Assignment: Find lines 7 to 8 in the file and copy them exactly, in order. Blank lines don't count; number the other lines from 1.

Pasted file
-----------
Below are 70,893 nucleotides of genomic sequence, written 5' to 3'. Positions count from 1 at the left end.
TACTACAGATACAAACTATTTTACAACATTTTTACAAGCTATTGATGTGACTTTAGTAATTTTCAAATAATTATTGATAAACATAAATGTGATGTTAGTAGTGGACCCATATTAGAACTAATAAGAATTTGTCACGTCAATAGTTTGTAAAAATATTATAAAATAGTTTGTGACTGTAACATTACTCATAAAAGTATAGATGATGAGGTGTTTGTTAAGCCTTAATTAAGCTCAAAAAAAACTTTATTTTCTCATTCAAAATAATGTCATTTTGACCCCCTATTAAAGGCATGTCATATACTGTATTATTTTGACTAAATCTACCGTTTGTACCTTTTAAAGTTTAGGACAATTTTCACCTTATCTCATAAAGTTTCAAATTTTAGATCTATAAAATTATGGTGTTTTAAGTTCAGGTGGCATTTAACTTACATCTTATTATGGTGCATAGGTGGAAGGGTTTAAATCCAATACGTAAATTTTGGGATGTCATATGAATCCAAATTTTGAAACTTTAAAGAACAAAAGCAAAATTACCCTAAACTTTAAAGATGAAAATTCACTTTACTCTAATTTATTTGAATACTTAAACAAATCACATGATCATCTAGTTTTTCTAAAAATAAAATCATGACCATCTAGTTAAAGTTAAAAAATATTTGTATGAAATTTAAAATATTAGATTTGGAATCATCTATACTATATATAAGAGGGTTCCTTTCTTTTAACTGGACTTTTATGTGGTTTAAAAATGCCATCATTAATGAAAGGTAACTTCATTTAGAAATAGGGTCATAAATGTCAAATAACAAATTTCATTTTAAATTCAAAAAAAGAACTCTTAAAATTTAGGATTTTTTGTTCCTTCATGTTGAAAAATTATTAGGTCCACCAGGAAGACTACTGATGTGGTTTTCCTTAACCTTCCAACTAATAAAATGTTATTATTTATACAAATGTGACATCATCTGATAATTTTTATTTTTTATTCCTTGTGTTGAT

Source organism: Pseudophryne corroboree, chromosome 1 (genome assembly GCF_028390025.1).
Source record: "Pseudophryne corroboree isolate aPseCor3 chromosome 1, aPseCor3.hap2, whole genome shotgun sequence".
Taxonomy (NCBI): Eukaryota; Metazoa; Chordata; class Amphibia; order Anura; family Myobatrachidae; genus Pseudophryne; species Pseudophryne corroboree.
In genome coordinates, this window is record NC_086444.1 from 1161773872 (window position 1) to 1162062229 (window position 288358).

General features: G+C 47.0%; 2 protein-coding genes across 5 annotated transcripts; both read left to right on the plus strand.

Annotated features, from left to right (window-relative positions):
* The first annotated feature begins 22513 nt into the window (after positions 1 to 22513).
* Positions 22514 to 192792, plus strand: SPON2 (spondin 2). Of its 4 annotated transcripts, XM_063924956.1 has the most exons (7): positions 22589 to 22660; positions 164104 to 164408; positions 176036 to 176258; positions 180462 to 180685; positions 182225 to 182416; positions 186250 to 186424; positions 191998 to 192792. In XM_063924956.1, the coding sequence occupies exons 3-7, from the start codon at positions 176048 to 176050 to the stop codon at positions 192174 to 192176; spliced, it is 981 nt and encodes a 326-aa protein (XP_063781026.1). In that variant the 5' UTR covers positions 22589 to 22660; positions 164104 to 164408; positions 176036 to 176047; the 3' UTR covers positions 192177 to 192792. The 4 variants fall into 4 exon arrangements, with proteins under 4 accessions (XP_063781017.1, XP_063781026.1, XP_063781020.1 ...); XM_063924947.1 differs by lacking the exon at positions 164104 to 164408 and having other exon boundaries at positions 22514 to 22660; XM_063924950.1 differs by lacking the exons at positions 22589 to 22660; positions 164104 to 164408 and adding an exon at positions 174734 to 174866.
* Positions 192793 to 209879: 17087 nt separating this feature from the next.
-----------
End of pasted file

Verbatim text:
General features: G+C 47.0%; 2 protein-coding genes across 5 annotated transcripts; both read left to right on the plus strand.

Annotated features, from left to right (window-relative positions):